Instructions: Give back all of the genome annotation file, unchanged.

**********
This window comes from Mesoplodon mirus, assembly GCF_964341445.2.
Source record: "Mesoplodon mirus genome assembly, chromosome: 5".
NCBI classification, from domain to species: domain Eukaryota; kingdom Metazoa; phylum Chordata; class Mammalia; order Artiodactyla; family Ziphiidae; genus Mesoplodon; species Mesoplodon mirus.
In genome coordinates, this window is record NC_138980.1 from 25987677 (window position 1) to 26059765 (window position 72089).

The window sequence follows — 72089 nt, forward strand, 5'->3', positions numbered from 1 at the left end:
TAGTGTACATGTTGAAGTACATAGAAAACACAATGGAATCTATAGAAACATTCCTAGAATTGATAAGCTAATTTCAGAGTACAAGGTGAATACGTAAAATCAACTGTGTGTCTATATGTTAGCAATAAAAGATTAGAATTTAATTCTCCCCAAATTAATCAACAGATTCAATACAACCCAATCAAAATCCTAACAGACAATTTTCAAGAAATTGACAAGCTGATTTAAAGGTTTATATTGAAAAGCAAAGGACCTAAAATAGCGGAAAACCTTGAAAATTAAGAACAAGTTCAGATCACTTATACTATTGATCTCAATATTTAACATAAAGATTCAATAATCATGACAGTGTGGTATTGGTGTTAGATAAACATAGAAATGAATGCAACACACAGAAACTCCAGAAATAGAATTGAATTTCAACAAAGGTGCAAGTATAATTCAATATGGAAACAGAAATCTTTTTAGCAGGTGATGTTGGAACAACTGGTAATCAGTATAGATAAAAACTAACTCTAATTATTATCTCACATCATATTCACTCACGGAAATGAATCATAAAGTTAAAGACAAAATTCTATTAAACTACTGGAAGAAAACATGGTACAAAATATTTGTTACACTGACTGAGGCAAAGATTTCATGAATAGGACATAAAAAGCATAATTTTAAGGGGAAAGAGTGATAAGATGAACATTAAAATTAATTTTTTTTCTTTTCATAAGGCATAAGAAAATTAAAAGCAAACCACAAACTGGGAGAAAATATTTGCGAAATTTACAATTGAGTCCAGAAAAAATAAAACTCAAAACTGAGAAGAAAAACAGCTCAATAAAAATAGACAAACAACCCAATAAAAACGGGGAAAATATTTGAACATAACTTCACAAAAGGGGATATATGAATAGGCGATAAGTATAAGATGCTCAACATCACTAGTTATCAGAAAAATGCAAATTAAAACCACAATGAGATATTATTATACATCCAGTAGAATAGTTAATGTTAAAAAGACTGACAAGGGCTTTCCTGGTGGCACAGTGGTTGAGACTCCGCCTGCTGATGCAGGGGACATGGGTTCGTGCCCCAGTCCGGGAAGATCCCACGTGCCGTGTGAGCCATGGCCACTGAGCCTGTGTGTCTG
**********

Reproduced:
This window comes from Mesoplodon mirus, assembly GCF_964341445.2.
Source record: "Mesoplodon mirus genome assembly, chromosome: 5".
NCBI classification, from domain to species: domain Eukaryota; kingdom Metazoa; phylum Chordata; class Mammalia; order Artiodactyla; family Ziphiidae; genus Mesoplodon; species Mesoplodon mirus.
In genome coordinates, this window is record NC_138980.1 from 25987677 (window position 1) to 26059765 (window position 72089).

The window sequence follows — 72089 nt, forward strand, 5'->3', positions numbered from 1 at the left end:
TAGTGTACATGTTGAAGTACATAGAAAACACAATGGAATCTATAGAAACATTCCTAGAATTGATAAGCTAATTTCAGAGTACAAGGTGAATACGTAAAATCAACTGTGTGTCTATATGTTAGCAATAAAAGATTAGAATTTAATTCTCCCCAAATTAATCAACAGATTCAATACAACCCAATCAAAATCCTAACAGACAATTTTCAAGAAATTGACAAGCTGATTTAAAGGTTTATATTGAAAAGCAAAGGACCTAAAATAGCGGAAAACCTTGAAAATTAAGAACAAGTTCAGATCACTTATACTATTGATCTCAATATTTAACATAAAGATTCAATAATCATGACAGTGTGGTATTGGTGTTAGATAAACATAGAAATGAATGCAACACACAGAAACTCCAGAAATAGAATTGAATTTCAACAAAGGTGCAAGTATAATTCAATATGGAAACAGAAATCTTTTTAGCAGGTGATGTTGGAACAACTGGTAATCAGTATAGATAAAAACTAACTCTAATTATTATCTCACATCATATTCACTCACGGAAATGAATCATAAAGTTAAAGACAAAATTCTATTAAACTACTGGAAGAAAACATGGTACAAAATATTTGTTACACTGACTGAGGCAAAGATTTCATGAATAGGACATAAAAAGCATAATTTTAAGGGGAAAGAGTGATAAGATGAACATTAAAATTAATTTTTTTTCTTTTCATAAGGCATAAGAAAATTAAAAGCAAACCACAAACTGGGAGAAAATATTTGCGAAATTTACAATTGAGTCCAGAAAAAATAAAACTCAAAACTGAGAAGAAAAACAGCTCAATAAAAATAGACAAACAACCCAATAAAAACGGGGAAAATATTTGAACATAACTTCACAAAAGGGGATATATGAATAGGCGATAAGTATAAGATGCTCAACATCACTAGTTATCAGAAAAATGCAAATTAAAACCACAATGAGATATTATTATACATCCAGTAGAATAGTTAATGTTAAAAAGACTGACAAGGGCTTTCCTGGTGGCACAGTGGTTGAGACTCCGCCTGCTGATGCAGGGGACATGGGTTCGTGCCCCAGTCCGGGAAGATCCCACGTGCCGTGTGAGCCATGGCCACTGAGCCTGTGTGTCTG